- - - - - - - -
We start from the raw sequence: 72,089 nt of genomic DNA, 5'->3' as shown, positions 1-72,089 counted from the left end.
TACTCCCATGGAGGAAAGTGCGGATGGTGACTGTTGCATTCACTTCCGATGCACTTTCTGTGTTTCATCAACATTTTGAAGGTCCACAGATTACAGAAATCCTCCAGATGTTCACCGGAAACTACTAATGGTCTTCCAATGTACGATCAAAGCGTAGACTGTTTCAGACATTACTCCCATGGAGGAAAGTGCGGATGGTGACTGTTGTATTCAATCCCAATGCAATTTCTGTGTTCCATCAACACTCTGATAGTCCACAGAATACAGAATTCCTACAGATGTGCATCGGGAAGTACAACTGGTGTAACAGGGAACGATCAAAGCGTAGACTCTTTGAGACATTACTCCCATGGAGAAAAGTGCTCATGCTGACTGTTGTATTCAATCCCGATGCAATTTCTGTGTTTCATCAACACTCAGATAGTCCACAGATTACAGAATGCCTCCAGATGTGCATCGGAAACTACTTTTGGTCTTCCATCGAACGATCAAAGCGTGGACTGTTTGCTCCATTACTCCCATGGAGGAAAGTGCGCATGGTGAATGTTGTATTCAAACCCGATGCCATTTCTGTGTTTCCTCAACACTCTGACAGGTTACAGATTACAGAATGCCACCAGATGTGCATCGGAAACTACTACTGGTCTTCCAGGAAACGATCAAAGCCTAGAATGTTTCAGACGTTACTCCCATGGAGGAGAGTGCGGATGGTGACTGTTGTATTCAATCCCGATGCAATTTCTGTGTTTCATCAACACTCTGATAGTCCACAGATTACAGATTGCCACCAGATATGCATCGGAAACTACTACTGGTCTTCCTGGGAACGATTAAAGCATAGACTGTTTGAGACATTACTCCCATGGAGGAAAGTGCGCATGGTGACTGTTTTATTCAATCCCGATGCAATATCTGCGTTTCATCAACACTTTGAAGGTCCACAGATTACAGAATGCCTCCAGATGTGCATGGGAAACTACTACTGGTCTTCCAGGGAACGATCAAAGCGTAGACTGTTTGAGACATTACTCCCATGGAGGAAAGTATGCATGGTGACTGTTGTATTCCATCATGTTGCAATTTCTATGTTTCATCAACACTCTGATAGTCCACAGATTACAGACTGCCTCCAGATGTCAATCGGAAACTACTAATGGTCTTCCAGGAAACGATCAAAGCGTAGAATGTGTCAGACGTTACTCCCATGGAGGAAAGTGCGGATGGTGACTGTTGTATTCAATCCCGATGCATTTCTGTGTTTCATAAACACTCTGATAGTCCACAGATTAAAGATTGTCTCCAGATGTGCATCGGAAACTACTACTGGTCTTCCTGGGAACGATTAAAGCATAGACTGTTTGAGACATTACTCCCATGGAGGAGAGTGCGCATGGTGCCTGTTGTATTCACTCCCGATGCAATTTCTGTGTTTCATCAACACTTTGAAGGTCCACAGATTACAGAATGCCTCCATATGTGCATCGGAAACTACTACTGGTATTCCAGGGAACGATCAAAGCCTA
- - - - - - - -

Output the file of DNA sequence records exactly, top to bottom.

We start from the raw sequence: 72,089 nt of genomic DNA, 5'->3' as shown, positions 1-72,089 counted from the left end.
TACTCCCATGGAGGAAAGTGCGGATGGTGACTGTTGCATTCACTTCCGATGCACTTTCTGTGTTTCATCAACATTTTGAAGGTCCACAGATTACAGAAATCCTCCAGATGTTCACCGGAAACTACTAATGGTCTTCCAATGTACGATCAAAGCGTAGACTGTTTCAGACATTACTCCCATGGAGGAAAGTGCGGATGGTGACTGTTGTATTCAATCCCAATGCAATTTCTGTGTTCCATCAACACTCTGATAGTCCACAGAATACAGAATTCCTACAGATGTGCATCGGGAAGTACAACTGGTGTAACAGGGAACGATCAAAGCGTAGACTCTTTGAGACATTACTCCCATGGAGAAAAGTGCTCATGCTGACTGTTGTATTCAATCCCGATGCAATTTCTGTGTTTCATCAACACTCAGATAGTCCACAGATTACAGAATGCCTCCAGATGTGCATCGGAAACTACTTTTGGTCTTCCATCGAACGATCAAAGCGTGGACTGTTTGCTCCATTACTCCCATGGAGGAAAGTGCGCATGGTGAATGTTGTATTCAAACCCGATGCCATTTCTGTGTTTCCTCAACACTCTGACAGGTTACAGATTACAGAATGCCACCAGATGTGCATCGGAAACTACTACTGGTCTTCCAGGAAACGATCAAAGCCTAGAATGTTTCAGACGTTACTCCCATGGAGGAGAGTGCGGATGGTGACTGTTGTATTCAATCCCGATGCAATTTCTGTGTTTCATCAACACTCTGATAGTCCACAGATTACAGATTGCCACCAGATATGCATCGGAAACTACTACTGGTCTTCCTGGGAACGATTAAAGCATAGACTGTTTGAGACATTACTCCCATGGAGGAAAGTGCGCATGGTGACTGTTTTATTCAATCCCGATGCAATATCTGCGTTTCATCAACACTTTGAAGGTCCACAGATTACAGAATGCCTCCAGATGTGCATGGGAAACTACTACTGGTCTTCCAGGGAACGATCAAAGCGTAGACTGTTTGAGACATTACTCCCATGGAGGAAAGTATGCATGGTGACTGTTGTATTCCATCATGTTGCAATTTCTATGTTTCATCAACACTCTGATAGTCCACAGATTACAGACTGCCTCCAGATGTCAATCGGAAACTACTAATGGTCTTCCAGGAAACGATCAAAGCGTAGAATGTGTCAGACGTTACTCCCATGGAGGAAAGTGCGGATGGTGACTGTTGTATTCAATCCCGATGCATTTCTGTGTTTCATAAACACTCTGATAGTCCACAGATTAAAGATTGTCTCCAGATGTGCATCGGAAACTACTACTGGTCTTCCTGGGAACGATTAAAGCATAGACTGTTTGAGACATTACTCCCATGGAGGAGAGTGCGCATGGTGCCTGTTGTATTCACTCCCGATGCAATTTCTGTGTTTCATCAACACTTTGAAGGTCCACAGATTACAGAATGCCTCCATATGTGCATCGGAAACTACTACTGGTATTCCAGGGAACGATCAAAGCCTA